HS1 Ltd, Lisea, Eurotunnel and SNCF Réseau are working on agreed timetable slots and train routes and hope that a new international train operator will be able to get the route up and running “in a couple of years”.

Who is Lisea?

Lisea is the joint venture, that built the LGV Sud Europe Atlantique to Bordeaux and now operate the line. This is all explained in this extract from the Wikipedia entry for the line.

The line was built by consortium LISEA consisting of Vinci Concessions (fr) (Vinci SA subsidiary) – 33.4%, Caisse des dépôts et consignations – 25.4%, Meridiam – 22.0% and Ardian – 19.2%. The consortium will operate and maintain the line until 2061, and will charge tolls to train companies. The consortium invested €3.8 billion, French government, local authorities and the European Union paid €3 billion and €1 billion was contributed by SNCF Réseau (fr) (subsidiary of SNCF. Another €1.2 billion was spent by SNCF Réseau on the construction of interconnecting lines, control centres, capacity enhancements at Bordeaux and remodelling the track layout at Gare Montparnasse.

It looks very much like a French PFI.

Who Are SNCF Réseau?

This definition of SNCF Réseau is from Wikipedia.

SNCF Réseau is the infrastructure division of SNCF, and carries out track and other infrastructure maintenance, design and construction. Subsidiaries in the group include Systra, Inexia and SNCF International.

I have read that SNCF Réseau can be thought of as a French Network Rail.

More On Where Next?

The Global Rail News article also says this.

HS1 is also in discussions with operators to launch routes to Frankfurt and Geneva and has appointed a new market development lead, Edmund Butcher, to develop these plans.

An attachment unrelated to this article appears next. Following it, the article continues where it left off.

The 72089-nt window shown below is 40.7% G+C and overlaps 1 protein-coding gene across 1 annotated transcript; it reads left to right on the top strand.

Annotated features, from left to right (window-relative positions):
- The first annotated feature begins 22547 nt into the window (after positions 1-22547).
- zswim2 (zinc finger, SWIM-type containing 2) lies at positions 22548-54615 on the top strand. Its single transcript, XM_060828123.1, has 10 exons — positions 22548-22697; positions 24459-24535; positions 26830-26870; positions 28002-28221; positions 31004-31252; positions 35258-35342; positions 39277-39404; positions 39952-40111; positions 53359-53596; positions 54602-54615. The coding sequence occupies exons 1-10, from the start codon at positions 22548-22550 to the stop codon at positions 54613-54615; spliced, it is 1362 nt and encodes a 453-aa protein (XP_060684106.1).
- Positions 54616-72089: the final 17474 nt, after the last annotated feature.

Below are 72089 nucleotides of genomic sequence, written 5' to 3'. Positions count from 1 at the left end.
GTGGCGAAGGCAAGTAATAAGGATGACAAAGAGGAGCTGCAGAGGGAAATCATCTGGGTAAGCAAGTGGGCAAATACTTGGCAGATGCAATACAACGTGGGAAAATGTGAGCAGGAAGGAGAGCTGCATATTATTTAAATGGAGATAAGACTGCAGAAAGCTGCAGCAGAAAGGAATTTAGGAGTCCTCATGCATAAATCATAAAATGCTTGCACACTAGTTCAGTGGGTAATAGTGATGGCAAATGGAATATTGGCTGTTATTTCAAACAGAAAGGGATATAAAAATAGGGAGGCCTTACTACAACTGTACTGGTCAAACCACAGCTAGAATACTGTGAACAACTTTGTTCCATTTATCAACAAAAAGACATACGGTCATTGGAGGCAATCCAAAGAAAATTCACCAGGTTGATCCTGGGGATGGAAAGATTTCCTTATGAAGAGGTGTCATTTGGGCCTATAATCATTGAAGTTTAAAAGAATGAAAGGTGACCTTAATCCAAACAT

As I said earlier, London-Frankfurt times would appear to be under five hours.

I can’t find a definitive time between London and Geneva, but I suspect it’s under six hours.

Other places and times could be.

  • Barcelona – Under ten hours – But gorgeous views through the Camargue.
  • Nice – Under nine hours – I did it once, as I wrote in Cambridge to Nice by Train.

It should also be noted, that as the French and German high speed networks grow, there will be large numbers of places accessible within a day, with a single change at places like Amsterdam, Bordeaux, Brussels, Cologne, Frankfurt, Geneva, Lille, Lyon and Marseille.

I haven’t mentioned Paris, as changing at Paris often involved a trek across the city!

 

 

 

 

April 29, 2018 Posted by | Transport | , , , | 3 Comments

From Frankfurt To Darmstadt

It didn’t take me long to get fed up with exploring Frankfurt, with its unfathomable U-Bahn/S-Bahn system, lack of information and maps, endless stairs to the U-Bahn. I mentioned all this in the Tourist Office as I left and the lady said that they keep telling the authorities about the information and especially the dreadful map, but nothing happens. All they need to do is talk to Munich, where everything is so much better.

I was also finding it difficult to find a cafe where I might get something delicious and gluten-free for lunch.

So I implemented Plan B  and took a train to Darmstadt, which is just a few kilometres north of Frankfurt.

I started by catching the train in an S-Bahn platform underneath the Hauptbahnhof and within an hour I was in Darmstadt, where with help from a guy in the tram information, I got a go-anywhere ticket for the trams and started to explore.

February 17, 2015 Posted by | Transport | , , , | Leave a comment

Exploring Frankfurt

In the morning, I explored Frankfurt.